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Help us make the Segal AmeriCorps Education Award TAX FREE
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Were you negatively impacted by the federal tax on your AmeriCorps Education Award?

The original vision for AmeriCorps was simple: invite young Americans to roll up their sleeves and engage in intensive national service opportunities to support local communities.  And in exchange, provide those who complete a term of service with an education scholarship that can make higher education more affordable.  

Today, every AmeriCorps member who completes a term of service receives a Segal AmeriCorps education award that may be used to pursue a future degree or to pay back existing, qualified student loans.  But that award is treated differently that many similarly purposed federal fellowship and scholarship programs - including Pell Grants, the GI Bill Benefit, and the National Health Service Corps. The AmeriCorps education award is subject to federal taxation after it is used.

The tax on the AmeriCorps education awards has significant practical implications.  Because the award is sent directly to the institution of higher education or to the student loan lender, AmeriCorps alumni are not able to use a portion of the award to pay the resulting tax.  This creates an unexpected tax burden on the dedicated Americans who commit to serving the country through AmeriCorps.  It’s essentially a tax on service. 

Voices for National Service - an advocacy coalition housed at City Year - is working on legislation to make the education award tax-free.  To help make the case for this tax relief, Voices is looking for stories from AmeriCorps alumni who have endured a hardship as a result of the tax on the education award. 

Do you have a story to tell?  Did the federal tax on the AmeriCorps education award affect your life, finances, and/or career and education plans?

If yes - please send an email to Jennifer Ney, City Year's Vice President of Public Policy, at 
jney@cityyear.org.

Over the years, Voices for National Service has been collecting stories from alumni impacted by the tax. Some share that the financial burden of the tax discouraged them from using the award.  Others delayed or changed their educational goals.  Read a few of these stories below, and let us know if you have a story to add. Thanks! 

From Roberta in Montana
While working for AmeriCorps for what amounted to about $3.50 an hour in stipends, digging hiking trails in Montana, we often consoled ourselves that at least we got an education award at the end of the season.  I received approximately $7000 in [Segal AmeriCorps] Education Awards for my two service terms. My education award went towards paying off a chunk of preexisting school loan debt.  What I didn't realize was to what degree this award would be taxed.  I had been planning on returning to school following AmeriCorps, so I got a slightly better paying job to start saving up for it.  When the tax season came around, I expected I would get money back, but instead I had to pay $1,000 because of the education award.  This unanticipated tax obligation cut into my savings for my further schooling.  What's frustrating is that it ultimately feels like we are being fined for using our own award.  Because the full value of the award must go toward schooling or debt and it goes directly from the Federal government to the lender or educational institution, AmeriCorps members can’t set aside a portion to help pay off the taxes.  Like many who participate in AmeriCorps, I did not earn much during my service term.   After I was finished, I wanted to go back to school to improve my workforce readiness.   It seems ridiculous that I should bear such a heavy tax burden for something that is intended as a reward for serving my country.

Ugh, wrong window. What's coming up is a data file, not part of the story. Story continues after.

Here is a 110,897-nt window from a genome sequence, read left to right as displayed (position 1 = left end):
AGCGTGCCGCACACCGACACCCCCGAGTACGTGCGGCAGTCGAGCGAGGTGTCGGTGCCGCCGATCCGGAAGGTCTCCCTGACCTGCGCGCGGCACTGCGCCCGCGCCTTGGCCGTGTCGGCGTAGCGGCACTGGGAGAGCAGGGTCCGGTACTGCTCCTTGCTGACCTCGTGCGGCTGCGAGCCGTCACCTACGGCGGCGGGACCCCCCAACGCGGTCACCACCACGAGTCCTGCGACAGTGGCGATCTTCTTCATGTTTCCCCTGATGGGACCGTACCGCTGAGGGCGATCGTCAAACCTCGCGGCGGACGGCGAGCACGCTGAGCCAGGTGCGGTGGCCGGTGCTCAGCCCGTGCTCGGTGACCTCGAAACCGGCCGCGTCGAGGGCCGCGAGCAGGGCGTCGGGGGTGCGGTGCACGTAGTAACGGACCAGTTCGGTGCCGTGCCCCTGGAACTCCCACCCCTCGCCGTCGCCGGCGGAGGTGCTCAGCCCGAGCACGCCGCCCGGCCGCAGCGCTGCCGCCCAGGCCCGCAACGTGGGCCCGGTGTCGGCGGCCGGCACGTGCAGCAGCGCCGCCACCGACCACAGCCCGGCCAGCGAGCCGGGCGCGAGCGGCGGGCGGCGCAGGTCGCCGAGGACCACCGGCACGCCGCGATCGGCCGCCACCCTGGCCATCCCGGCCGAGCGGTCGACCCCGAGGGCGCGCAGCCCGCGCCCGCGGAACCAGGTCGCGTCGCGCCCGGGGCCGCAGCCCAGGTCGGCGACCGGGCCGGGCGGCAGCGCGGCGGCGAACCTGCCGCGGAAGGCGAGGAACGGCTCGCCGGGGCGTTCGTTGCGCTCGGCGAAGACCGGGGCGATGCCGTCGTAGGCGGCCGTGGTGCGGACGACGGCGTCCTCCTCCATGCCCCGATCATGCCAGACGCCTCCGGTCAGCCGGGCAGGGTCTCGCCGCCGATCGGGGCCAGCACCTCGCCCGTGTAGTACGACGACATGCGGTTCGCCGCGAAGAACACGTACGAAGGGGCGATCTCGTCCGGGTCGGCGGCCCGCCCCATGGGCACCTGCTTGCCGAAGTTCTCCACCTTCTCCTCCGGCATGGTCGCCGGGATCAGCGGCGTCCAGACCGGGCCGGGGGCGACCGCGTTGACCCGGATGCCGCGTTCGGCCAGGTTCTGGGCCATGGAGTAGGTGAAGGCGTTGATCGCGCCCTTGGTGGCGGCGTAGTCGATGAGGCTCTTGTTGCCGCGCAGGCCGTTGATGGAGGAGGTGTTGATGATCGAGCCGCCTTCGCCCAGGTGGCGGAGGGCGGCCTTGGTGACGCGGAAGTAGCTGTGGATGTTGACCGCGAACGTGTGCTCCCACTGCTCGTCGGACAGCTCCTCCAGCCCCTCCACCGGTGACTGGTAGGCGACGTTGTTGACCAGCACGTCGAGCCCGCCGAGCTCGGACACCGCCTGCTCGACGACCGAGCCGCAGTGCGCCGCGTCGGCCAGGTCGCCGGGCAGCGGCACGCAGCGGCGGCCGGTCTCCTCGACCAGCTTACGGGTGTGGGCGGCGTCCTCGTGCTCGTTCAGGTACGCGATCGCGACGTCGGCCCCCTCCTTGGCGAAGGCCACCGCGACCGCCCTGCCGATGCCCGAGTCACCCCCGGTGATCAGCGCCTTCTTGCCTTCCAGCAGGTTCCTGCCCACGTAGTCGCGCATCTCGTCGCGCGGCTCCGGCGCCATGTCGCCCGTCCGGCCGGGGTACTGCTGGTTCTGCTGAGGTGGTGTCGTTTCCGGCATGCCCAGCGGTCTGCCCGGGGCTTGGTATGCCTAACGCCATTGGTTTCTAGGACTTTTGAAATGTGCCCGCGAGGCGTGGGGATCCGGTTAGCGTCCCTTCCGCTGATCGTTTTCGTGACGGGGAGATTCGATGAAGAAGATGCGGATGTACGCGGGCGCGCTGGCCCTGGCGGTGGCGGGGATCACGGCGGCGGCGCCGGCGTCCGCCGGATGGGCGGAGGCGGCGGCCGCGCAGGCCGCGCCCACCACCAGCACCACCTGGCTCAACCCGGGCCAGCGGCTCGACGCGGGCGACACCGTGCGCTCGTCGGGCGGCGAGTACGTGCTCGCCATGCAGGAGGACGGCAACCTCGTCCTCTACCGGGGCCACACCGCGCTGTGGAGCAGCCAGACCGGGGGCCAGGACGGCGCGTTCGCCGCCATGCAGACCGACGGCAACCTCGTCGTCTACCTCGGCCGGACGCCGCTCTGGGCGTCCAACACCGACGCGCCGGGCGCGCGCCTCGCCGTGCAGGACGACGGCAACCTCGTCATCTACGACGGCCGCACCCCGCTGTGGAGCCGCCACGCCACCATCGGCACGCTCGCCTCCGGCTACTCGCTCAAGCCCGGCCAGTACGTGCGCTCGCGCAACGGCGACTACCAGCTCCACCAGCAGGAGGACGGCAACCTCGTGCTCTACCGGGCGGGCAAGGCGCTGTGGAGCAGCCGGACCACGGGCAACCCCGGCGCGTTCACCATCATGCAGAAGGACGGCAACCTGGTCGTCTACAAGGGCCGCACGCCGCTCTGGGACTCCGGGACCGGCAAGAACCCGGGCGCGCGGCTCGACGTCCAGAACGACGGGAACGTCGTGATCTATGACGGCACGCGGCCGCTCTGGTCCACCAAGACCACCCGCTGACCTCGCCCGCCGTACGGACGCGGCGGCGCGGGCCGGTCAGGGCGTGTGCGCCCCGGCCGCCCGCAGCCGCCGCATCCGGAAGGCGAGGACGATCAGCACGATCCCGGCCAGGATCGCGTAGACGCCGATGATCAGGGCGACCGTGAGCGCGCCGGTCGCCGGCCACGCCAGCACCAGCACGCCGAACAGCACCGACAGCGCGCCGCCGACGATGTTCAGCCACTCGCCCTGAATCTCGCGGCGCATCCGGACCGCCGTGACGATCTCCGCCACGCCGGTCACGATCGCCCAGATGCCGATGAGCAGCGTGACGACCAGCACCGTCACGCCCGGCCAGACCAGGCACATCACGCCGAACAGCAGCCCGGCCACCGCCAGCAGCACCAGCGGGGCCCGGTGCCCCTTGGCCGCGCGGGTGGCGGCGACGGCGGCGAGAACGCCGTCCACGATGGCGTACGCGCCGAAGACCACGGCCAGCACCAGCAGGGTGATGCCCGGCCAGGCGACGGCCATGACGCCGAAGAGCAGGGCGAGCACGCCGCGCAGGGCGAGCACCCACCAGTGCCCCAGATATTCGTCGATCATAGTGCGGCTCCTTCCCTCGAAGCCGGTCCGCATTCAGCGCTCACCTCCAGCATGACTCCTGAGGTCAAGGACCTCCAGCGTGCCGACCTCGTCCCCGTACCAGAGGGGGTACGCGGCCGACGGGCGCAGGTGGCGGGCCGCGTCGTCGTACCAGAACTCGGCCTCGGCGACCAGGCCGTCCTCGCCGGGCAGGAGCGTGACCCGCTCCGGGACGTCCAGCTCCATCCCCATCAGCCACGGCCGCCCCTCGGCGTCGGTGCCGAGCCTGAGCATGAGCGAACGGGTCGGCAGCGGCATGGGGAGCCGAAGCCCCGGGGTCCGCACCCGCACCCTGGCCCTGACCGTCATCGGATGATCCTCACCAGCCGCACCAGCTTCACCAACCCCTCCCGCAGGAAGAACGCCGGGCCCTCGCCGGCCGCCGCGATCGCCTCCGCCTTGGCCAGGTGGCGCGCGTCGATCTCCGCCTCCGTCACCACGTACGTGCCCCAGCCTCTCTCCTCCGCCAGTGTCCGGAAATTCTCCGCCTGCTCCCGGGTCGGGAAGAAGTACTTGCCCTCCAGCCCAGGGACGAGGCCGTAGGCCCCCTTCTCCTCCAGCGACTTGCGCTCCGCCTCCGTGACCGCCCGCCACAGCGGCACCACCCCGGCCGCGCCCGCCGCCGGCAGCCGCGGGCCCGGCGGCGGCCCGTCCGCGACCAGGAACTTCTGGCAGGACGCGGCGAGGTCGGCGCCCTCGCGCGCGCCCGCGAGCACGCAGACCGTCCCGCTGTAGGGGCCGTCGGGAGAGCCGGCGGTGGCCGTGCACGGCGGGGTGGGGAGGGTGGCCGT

From Tammy in Michigan
I served two terms in AmeriCorps and I did not use my education award.  I couldn't afford the tax, so I let it go back to the Federal government unspent.  If it had not been taxed, I would have used the award to further my education, skills, and abilities.  


From Kelly in New York
I was a single mother, struggling unsuccessfully to pay off an old student loan, when I joined AmeriCorps.   I earned two Segal AmeriCorps Education Awards and they helped me to pay off that nagging debt.  During the same year that I applied my awards to my outstanding loan, I got married.   The agency where I did my AmeriCorps service hired me full-time.  Due to these changes in my life and my financial status, I moved into a new tax bracket and ended up owing an additional $1,500 in taxes.  I didn’t realize the impact my education awards would have on my taxes or that I would owe such a large sum.

 

Yours in Service, 

Jennifer Ney
Managing Director, Voices for National Service
Vice President of Public Policy, City Year, Inc.
1875 Connecticut Avenue, NW | Suite 400 | Washington, DC 20009
t. 202.742.7380 | c. 202.340.1331
jney@cityyear.org


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